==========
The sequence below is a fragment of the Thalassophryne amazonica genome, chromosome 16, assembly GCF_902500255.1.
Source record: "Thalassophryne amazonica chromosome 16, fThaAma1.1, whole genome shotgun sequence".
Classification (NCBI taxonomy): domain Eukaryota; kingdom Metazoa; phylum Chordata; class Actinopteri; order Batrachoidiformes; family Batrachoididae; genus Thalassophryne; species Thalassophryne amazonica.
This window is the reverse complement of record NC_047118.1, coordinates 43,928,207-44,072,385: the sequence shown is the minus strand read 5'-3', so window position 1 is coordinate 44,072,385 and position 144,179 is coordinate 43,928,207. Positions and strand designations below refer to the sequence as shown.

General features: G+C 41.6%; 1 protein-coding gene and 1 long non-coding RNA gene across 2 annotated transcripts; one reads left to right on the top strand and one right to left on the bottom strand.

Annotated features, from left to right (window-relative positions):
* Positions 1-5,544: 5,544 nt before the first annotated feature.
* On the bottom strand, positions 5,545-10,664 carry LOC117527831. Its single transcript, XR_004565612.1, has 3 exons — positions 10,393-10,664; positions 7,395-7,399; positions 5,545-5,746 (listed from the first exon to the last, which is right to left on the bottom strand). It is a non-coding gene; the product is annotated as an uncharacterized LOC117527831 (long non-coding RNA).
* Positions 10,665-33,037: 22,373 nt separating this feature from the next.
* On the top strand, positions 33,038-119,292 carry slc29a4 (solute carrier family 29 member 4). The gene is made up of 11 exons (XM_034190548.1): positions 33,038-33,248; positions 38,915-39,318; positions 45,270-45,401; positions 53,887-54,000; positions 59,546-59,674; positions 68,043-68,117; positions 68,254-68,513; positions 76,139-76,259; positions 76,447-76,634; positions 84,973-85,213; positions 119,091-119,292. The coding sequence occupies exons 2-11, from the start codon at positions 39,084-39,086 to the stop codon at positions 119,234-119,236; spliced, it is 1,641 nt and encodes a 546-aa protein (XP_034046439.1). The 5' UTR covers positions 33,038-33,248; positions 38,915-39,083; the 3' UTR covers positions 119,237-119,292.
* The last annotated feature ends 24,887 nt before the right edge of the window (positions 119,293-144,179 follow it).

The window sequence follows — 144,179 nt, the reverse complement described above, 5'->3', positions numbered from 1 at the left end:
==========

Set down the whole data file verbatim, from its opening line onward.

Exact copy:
The sequence below is a fragment of the Thalassophryne amazonica genome, chromosome 16, assembly GCF_902500255.1.
Source record: "Thalassophryne amazonica chromosome 16, fThaAma1.1, whole genome shotgun sequence".
Classification (NCBI taxonomy): domain Eukaryota; kingdom Metazoa; phylum Chordata; class Actinopteri; order Batrachoidiformes; family Batrachoididae; genus Thalassophryne; species Thalassophryne amazonica.
This window is the reverse complement of record NC_047118.1, coordinates 43,928,207-44,072,385: the sequence shown is the minus strand read 5'-3', so window position 1 is coordinate 44,072,385 and position 144,179 is coordinate 43,928,207. Positions and strand designations below refer to the sequence as shown.

General features: G+C 41.6%; 1 protein-coding gene and 1 long non-coding RNA gene across 2 annotated transcripts; one reads left to right on the top strand and one right to left on the bottom strand.

Annotated features, from left to right (window-relative positions):
* Positions 1-5,544: 5,544 nt before the first annotated feature.
* On the bottom strand, positions 5,545-10,664 carry LOC117527831. Its single transcript, XR_004565612.1, has 3 exons — positions 10,393-10,664; positions 7,395-7,399; positions 5,545-5,746 (listed from the first exon to the last, which is right to left on the bottom strand). It is a non-coding gene; the product is annotated as an uncharacterized LOC117527831 (long non-coding RNA).
* Positions 10,665-33,037: 22,373 nt separating this feature from the next.
* On the top strand, positions 33,038-119,292 carry slc29a4 (solute carrier family 29 member 4). The gene is made up of 11 exons (XM_034190548.1): positions 33,038-33,248; positions 38,915-39,318; positions 45,270-45,401; positions 53,887-54,000; positions 59,546-59,674; positions 68,043-68,117; positions 68,254-68,513; positions 76,139-76,259; positions 76,447-76,634; positions 84,973-85,213; positions 119,091-119,292. The coding sequence occupies exons 2-11, from the start codon at positions 39,084-39,086 to the stop codon at positions 119,234-119,236; spliced, it is 1,641 nt and encodes a 546-aa protein (XP_034046439.1). The 5' UTR covers positions 33,038-33,248; positions 38,915-39,083; the 3' UTR covers positions 119,237-119,292.
* The last annotated feature ends 24,887 nt before the right edge of the window (positions 119,293-144,179 follow it).

The window sequence follows — 144,179 nt, the reverse complement described above, 5'->3', positions numbered from 1 at the left end: